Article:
- The Steiners v. Tatsumi Fujinami & Takayuji Iizuka. 

I know Fujinami but I don't know the other guy.  Scott does a proper Blockbuster on both guys -- something I haven't seen him do in a dog's age.  Iizuka looks really crisp when he gets in and immediately gets over.  Did he ever become anything back in Japan?  (Yup.  Lots of tag titles.)  Scott with the butterfly powerbomb and the bodyvice/elbowdrop double-team that the Steiners used to do when they didn't suck.  Nasty suplex by Rick on Fujinami.  Iizuka is apparently cut open hardway from the double-team.  He looks to be bleeding from the eye and is having trouble seeing.  Fujinami comes in with a series of stiff kicks to the leg, followed by an anklelock. Steiner rolls him over for two.  Scott with a double-chickenwing on Iizuka for two.  Uranage by Scott.  Rick rubs his knee into Iizuka's injured face, just to be a dick I guess.  Running bodyvice by Rick. Pumphandle slam by Scott for two.  Iizuka is taking a shitkicking here. Abdominal stretch to a cradle by Scott for two, and Iizuka finally makes the tag.  Big brawl erupts as the Japanese doubleteam Scott.  Fujinami with an abdominal stretch when it calms down.  Iizuka gets back in and gets right back to getting beat on.  Belly to belly for two.  Fujinami back in and Rick clotheslines both guys off the top rope.  Scott puts Iizuka on the top but Fujinami suplexes him off.  Iizuka with a german suplex for two.  Spike piledriver, then Iizuka dropkicks Scott off the top.  Sleeper by Fujinami, into a Dragon Sleeper.  Scott to the ropes. Again, but Scott kicks him in the face.  Double knockout.  Double tag and Rick destroys poor Iizuka.  Pier six, and Rick puts Iizuka on the top and belly to bellies him for the pin.  Fabulous match.  ****1/4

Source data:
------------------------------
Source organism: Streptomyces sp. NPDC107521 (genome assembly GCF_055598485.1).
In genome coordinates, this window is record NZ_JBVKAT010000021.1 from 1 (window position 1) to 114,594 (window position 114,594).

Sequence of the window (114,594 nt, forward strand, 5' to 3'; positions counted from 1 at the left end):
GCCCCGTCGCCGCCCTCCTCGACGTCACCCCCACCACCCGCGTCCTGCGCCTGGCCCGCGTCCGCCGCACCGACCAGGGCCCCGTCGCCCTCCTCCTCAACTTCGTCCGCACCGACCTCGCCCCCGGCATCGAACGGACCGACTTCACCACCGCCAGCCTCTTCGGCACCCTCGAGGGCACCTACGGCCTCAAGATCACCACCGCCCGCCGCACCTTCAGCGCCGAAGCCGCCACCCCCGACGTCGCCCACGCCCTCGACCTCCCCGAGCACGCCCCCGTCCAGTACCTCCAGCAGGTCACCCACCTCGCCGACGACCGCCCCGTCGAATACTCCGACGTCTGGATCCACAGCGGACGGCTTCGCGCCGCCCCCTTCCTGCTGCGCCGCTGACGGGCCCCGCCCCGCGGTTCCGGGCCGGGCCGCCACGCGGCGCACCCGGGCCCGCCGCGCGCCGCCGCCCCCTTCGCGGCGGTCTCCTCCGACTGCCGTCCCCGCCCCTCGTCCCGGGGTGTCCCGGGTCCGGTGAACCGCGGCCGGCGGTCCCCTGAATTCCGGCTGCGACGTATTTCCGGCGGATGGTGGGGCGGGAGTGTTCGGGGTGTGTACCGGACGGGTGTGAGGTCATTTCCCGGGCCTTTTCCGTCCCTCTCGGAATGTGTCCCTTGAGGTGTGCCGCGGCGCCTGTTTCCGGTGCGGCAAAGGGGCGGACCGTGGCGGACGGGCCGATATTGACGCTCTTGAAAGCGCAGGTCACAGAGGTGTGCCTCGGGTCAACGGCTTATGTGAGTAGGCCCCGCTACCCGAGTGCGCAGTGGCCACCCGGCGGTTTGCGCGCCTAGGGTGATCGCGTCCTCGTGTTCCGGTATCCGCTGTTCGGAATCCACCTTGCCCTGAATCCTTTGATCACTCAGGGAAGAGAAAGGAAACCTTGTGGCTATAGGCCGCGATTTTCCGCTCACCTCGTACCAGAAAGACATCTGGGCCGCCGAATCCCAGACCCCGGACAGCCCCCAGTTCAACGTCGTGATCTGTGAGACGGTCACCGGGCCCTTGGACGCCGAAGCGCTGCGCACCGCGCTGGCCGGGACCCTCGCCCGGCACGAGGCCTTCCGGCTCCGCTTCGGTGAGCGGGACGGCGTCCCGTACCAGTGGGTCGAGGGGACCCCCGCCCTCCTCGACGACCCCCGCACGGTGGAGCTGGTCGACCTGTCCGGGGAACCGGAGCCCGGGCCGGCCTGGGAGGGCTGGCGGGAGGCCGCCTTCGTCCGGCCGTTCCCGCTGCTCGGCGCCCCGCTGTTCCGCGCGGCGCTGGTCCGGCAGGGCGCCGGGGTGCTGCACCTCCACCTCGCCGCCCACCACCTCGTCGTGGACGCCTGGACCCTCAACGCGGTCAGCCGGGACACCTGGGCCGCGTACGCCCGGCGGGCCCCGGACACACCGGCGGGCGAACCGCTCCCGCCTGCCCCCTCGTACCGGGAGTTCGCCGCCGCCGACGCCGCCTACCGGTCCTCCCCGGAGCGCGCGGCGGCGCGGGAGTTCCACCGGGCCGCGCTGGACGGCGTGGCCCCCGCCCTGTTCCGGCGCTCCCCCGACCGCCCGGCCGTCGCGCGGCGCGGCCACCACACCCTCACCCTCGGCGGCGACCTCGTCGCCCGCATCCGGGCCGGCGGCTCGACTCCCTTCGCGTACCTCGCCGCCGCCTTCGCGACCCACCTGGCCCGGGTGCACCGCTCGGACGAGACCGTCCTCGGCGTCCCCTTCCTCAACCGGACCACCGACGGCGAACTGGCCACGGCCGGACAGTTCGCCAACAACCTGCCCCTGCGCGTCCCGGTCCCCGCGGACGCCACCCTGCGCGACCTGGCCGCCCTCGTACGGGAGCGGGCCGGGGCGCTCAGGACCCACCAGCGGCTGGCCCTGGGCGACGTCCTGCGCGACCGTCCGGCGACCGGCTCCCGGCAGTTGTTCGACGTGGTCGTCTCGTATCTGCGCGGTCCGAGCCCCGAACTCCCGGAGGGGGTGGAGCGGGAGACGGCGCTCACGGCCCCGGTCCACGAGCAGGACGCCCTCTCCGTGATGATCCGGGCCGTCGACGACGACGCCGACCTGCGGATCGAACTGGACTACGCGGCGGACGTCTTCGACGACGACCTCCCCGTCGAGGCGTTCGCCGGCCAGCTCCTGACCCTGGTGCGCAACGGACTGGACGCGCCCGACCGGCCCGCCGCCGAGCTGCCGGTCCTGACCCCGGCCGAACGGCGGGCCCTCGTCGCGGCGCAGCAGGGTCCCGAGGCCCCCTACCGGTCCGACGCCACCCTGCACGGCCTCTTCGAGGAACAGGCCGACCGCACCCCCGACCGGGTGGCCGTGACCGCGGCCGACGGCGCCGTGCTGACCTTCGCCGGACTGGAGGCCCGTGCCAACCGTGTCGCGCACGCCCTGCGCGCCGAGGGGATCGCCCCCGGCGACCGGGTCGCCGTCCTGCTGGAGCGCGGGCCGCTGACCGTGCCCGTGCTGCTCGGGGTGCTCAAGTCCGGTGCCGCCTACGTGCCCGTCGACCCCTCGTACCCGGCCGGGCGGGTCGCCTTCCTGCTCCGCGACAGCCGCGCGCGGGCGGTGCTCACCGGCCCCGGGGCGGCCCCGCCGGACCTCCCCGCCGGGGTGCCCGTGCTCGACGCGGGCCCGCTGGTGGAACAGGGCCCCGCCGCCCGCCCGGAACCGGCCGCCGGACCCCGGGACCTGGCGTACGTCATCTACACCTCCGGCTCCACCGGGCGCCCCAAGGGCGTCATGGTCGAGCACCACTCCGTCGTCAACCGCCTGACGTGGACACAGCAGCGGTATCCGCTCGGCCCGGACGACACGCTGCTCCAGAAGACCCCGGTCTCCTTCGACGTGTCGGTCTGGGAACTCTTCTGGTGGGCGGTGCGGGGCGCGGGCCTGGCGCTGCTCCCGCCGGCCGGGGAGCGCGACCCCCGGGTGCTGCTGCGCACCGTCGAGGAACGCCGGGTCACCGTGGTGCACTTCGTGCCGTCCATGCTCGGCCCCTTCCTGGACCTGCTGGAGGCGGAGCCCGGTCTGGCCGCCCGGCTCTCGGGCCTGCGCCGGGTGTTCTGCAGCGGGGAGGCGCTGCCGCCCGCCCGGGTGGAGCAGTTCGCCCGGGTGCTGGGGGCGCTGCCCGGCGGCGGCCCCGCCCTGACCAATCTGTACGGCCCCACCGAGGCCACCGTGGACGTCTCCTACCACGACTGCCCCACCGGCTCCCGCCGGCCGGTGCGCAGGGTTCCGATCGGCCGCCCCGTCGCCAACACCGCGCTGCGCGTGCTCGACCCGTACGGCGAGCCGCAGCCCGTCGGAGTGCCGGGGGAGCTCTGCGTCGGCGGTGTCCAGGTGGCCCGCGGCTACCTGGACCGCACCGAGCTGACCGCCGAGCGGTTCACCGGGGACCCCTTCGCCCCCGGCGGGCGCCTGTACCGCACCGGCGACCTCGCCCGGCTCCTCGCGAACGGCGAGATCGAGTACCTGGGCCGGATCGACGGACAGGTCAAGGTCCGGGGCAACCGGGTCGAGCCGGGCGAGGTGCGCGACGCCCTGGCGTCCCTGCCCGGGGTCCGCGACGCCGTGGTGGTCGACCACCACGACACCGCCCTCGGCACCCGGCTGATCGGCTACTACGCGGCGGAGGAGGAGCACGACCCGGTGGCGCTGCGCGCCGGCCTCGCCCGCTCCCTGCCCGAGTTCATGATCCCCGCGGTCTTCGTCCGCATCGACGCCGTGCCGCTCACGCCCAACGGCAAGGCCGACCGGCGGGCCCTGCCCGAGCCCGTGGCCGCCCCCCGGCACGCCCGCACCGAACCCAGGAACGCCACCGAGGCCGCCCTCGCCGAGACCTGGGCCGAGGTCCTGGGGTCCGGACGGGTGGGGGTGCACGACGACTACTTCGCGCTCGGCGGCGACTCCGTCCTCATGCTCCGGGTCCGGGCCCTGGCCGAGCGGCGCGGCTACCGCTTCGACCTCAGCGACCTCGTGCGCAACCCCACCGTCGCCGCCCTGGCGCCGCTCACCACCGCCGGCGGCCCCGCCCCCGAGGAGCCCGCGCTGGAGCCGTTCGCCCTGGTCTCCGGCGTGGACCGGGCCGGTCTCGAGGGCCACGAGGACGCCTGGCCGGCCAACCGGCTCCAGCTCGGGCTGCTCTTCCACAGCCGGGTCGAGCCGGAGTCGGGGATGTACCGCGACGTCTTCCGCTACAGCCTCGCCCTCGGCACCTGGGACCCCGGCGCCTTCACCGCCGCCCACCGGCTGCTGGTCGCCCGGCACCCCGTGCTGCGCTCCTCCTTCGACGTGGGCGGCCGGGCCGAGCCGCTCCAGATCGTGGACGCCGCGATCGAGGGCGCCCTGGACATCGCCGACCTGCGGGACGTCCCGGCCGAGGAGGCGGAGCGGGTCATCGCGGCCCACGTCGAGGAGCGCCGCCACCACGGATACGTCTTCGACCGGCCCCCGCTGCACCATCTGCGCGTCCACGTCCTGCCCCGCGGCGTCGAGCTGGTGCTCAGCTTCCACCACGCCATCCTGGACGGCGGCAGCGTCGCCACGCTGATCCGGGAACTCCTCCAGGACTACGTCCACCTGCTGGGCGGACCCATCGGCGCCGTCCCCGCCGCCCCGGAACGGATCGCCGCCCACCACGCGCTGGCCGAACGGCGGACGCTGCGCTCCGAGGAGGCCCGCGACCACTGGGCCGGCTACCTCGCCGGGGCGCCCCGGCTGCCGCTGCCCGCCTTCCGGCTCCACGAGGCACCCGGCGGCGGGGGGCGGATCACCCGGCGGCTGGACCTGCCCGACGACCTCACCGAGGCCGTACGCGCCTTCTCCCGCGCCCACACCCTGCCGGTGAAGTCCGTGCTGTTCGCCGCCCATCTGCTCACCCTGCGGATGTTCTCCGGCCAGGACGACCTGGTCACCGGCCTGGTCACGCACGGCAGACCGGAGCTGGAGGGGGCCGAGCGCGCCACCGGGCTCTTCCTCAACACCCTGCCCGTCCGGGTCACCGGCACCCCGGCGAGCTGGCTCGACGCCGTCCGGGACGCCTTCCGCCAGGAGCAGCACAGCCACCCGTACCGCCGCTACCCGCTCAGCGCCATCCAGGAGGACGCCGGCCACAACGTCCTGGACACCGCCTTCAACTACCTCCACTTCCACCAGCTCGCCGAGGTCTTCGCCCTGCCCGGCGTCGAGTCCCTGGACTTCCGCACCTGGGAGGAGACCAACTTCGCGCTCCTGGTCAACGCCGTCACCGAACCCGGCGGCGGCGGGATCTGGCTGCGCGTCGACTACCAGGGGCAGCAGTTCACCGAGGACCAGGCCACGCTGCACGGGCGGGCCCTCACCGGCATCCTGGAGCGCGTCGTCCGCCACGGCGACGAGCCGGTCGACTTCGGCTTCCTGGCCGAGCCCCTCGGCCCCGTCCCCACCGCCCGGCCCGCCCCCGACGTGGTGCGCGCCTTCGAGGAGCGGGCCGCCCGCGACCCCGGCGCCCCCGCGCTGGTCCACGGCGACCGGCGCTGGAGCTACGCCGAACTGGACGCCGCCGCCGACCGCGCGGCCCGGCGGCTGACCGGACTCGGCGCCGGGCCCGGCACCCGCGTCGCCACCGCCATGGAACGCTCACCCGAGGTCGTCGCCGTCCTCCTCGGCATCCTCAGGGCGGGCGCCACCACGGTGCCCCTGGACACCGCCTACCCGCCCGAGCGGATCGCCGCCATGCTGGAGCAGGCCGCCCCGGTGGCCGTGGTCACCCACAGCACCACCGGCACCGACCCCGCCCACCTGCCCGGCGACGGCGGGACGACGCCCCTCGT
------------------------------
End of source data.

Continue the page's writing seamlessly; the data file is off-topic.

- WarGames:  The Dangerous Alliance v. Sting's Squadron.